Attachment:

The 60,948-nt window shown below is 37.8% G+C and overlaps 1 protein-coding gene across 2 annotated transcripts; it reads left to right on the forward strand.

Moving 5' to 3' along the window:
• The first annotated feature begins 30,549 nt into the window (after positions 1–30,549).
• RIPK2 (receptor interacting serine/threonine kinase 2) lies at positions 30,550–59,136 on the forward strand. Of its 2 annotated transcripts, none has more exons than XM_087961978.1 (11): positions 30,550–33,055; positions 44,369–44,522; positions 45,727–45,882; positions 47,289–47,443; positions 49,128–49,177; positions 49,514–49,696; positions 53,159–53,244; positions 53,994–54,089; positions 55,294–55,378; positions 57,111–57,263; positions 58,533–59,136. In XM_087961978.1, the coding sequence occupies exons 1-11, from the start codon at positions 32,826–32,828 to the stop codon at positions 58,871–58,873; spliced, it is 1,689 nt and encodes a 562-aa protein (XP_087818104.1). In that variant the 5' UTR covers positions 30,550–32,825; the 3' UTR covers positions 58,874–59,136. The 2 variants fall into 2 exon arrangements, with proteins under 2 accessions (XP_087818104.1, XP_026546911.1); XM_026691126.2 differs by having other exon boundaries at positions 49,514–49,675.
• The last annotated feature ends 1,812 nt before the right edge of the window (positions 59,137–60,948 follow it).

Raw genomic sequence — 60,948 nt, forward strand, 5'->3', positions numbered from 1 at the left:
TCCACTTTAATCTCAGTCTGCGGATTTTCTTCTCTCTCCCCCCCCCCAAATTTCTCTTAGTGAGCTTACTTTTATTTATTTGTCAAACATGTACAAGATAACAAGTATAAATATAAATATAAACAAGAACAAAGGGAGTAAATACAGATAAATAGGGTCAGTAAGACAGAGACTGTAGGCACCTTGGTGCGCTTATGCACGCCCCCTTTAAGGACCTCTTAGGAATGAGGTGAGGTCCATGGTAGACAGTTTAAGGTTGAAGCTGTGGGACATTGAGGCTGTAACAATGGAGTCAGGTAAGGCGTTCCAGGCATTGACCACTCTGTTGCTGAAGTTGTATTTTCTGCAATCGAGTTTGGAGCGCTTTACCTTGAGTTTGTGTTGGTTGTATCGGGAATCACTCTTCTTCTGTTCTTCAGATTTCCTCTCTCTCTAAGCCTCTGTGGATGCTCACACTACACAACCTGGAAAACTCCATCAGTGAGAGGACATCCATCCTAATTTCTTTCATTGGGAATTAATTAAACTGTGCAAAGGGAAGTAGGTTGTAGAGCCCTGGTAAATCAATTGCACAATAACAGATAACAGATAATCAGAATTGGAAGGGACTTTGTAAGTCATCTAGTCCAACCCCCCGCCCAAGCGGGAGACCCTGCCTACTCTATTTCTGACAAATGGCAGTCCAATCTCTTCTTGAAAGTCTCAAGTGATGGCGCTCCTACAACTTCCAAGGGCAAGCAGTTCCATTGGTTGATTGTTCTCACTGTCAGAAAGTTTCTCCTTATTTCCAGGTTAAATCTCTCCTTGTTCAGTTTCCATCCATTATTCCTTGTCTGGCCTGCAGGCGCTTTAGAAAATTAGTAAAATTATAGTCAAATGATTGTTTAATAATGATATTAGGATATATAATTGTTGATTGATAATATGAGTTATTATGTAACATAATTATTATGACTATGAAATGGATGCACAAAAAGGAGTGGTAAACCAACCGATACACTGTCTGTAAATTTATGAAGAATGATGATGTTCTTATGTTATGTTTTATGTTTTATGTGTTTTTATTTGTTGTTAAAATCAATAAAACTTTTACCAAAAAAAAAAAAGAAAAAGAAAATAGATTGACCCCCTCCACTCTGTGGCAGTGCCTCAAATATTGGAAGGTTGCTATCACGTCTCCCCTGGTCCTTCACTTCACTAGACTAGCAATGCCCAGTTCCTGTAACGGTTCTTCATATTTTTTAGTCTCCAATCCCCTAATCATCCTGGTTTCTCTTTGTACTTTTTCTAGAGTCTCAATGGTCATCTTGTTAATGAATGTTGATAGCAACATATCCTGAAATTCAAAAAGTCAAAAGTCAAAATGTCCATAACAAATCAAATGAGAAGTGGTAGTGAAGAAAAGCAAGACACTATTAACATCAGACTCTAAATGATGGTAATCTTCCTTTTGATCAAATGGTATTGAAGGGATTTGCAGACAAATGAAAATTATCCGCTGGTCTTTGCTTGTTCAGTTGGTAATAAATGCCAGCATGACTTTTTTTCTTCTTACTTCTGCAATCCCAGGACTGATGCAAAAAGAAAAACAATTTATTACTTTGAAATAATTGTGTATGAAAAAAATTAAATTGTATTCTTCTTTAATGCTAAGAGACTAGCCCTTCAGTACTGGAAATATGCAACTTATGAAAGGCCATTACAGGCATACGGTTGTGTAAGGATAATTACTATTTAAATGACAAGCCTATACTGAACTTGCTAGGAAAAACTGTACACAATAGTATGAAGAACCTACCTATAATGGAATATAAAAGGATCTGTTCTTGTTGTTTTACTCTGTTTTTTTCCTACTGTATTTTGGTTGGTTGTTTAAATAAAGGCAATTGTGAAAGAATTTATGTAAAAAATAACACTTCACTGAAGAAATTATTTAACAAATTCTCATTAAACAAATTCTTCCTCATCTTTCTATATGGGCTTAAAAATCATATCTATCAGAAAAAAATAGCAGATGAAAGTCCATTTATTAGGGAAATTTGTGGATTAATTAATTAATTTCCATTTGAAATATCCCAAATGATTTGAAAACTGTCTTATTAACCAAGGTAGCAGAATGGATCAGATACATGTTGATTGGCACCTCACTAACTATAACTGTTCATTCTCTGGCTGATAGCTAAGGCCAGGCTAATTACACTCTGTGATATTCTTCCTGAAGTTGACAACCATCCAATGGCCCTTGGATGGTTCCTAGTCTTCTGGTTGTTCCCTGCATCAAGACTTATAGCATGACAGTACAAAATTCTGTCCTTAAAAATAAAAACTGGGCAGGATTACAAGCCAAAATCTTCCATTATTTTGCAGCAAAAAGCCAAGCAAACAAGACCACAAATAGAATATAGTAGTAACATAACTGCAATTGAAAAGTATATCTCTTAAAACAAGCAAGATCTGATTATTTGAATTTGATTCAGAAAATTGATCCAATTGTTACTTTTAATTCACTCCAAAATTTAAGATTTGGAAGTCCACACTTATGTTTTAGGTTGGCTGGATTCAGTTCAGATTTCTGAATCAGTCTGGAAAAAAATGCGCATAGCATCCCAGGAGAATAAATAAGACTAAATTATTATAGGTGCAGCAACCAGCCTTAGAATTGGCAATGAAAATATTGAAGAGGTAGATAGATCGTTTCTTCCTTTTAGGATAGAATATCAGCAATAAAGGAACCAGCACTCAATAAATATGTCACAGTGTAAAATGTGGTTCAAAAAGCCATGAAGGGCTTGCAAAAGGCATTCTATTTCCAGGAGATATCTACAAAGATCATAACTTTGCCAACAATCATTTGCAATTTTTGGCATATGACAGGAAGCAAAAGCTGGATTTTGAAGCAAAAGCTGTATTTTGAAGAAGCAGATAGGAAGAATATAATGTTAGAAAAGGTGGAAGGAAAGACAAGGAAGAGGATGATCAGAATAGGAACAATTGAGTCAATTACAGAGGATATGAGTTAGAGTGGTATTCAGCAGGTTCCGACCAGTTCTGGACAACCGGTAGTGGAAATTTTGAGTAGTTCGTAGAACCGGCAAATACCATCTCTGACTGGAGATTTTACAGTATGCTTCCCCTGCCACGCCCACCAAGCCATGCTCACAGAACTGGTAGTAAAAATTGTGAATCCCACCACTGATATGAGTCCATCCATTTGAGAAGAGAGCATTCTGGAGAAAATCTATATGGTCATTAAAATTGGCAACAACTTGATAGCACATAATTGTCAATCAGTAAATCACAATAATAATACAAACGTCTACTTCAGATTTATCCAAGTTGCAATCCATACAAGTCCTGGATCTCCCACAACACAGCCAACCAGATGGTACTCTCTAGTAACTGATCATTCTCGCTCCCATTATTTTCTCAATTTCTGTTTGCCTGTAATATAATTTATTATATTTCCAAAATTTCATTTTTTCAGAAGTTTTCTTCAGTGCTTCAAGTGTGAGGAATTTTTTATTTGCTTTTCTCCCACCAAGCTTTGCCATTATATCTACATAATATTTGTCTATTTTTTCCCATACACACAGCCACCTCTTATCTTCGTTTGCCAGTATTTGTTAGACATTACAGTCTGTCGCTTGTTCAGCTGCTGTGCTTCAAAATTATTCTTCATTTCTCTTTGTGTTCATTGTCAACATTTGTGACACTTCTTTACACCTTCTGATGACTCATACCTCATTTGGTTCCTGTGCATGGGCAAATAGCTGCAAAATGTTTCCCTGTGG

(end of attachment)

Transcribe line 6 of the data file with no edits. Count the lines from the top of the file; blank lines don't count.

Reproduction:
Raw genomic sequence — 60,948 nt, forward strand, 5'->3', positions numbered from 1 at the left: